Stream-of-consciousness solo-piano recitals come in as many shades as jazz itself. At one extreme are Keith Jarrett's messianic epics. At another are Abdullah Ibrahim's less flashy but deeper outings. Ibrahim's style is about substance, space and subtlety. He says more by doing less. Duke Ellington and Thelonious Monk, after all, were his formative influences.
Dream Time was recorded in March 2019 at the Hirzinger Concert Hall in Sölinhuben, in the foothills of the German Alps where Ibrahim lives. Over the course of sixty-seven minutes, he ranges over seventeen tunes from his massive songbook of original compositions, returning three times to one of them, "Blue Bolero" (from the 2003 Enja album African Magic). Audio quality is superb and the performance is seamless, each tune seguing into the next. Only at the very end does applause inform us that an audience was present.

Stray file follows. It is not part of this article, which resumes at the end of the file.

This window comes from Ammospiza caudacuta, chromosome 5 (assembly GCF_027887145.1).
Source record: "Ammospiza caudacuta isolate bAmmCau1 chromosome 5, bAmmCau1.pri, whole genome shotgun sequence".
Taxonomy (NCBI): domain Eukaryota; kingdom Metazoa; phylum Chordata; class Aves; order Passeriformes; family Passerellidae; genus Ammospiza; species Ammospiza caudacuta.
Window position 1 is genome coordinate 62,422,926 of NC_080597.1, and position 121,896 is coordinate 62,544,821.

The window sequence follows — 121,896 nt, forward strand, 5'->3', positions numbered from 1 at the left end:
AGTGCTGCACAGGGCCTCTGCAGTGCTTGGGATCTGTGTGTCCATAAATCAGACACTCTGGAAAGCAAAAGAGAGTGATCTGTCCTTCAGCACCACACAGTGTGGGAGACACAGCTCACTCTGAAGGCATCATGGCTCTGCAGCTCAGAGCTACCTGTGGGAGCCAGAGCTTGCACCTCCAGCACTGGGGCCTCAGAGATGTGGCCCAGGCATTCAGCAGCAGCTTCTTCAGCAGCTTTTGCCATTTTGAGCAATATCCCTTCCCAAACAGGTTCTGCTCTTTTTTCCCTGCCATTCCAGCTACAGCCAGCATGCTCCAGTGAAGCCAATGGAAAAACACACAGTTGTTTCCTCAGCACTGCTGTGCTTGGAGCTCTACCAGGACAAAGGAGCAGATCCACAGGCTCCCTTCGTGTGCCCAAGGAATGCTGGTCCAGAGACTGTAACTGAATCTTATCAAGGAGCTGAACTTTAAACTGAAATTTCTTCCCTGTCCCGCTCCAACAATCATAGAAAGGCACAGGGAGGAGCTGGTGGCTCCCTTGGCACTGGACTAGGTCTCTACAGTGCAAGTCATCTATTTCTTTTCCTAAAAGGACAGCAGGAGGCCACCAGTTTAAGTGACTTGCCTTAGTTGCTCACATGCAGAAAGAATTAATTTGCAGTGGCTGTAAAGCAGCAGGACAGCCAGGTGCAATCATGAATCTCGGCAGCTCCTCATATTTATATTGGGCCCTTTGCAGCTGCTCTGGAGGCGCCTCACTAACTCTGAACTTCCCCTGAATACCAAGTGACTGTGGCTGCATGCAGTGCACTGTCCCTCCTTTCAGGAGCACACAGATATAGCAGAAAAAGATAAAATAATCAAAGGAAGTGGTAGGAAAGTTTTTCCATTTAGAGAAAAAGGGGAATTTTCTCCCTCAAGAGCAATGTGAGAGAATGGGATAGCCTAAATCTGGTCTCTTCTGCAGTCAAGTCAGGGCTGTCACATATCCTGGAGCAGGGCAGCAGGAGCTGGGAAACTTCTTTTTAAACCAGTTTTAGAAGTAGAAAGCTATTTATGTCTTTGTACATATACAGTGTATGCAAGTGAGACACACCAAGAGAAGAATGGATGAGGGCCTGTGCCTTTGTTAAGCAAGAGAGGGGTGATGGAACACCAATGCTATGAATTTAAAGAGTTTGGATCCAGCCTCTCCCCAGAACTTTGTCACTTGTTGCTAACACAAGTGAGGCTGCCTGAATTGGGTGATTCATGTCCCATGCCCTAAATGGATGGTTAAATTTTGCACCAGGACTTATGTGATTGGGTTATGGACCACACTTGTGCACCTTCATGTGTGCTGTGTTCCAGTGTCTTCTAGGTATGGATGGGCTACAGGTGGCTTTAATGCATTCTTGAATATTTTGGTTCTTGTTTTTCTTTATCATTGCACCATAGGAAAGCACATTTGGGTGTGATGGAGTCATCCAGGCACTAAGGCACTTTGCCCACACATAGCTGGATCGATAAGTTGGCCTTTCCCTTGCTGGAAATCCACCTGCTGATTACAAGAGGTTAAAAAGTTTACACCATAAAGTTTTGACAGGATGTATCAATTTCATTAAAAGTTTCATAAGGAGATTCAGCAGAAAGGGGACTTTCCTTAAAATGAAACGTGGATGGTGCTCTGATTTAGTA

It would be interesting to know if Ibrahim's choice of material was planned or off the cuff, but it is of no consequence. Dream Time was conceived not as a greatest-hits package, but in the spirit of the Native Australian timelines from which it takes its name. It is contemplative and intimate and unhurried. Ellington and his longtime trombonist Lawrence Brown are both acknowledged as inspirations and other pieces evoke Ibrahim's early years in South Africa (he exiled himself from the country in 1963). Three of the tunes ("Dream Time," "Nisa," "The Balance") were included on his excellent 2019 album The Balance (Gearbox), recorded in London with his eight-piece band, Ekaya.
Talking soft and saying something, as is Ibrahim's wont, this is a work of exquisite beauty.
Trieste My Love; Genesis; For Coltrane; Blue Bolero; Nisa; Blue Bolero; Capetown District Six; Sotho Blue; Machopi;
Whoza Mtwana; Blues For A Hip King; Dream Time; In The Evening; Song For Lawrence Brown; Blue Bolero;
Dedication To Duke Ellington; The Balance; Aspen; Did You Hear That Sound; Blue Bolero.
In addition to writing and editing for All About Jazz, Chris is editor of the British style/culture/history magazine Jocks&Nerds and consultant Afrobeat historian for Google Arts & Culture and Partisan/Knitting Factory Records.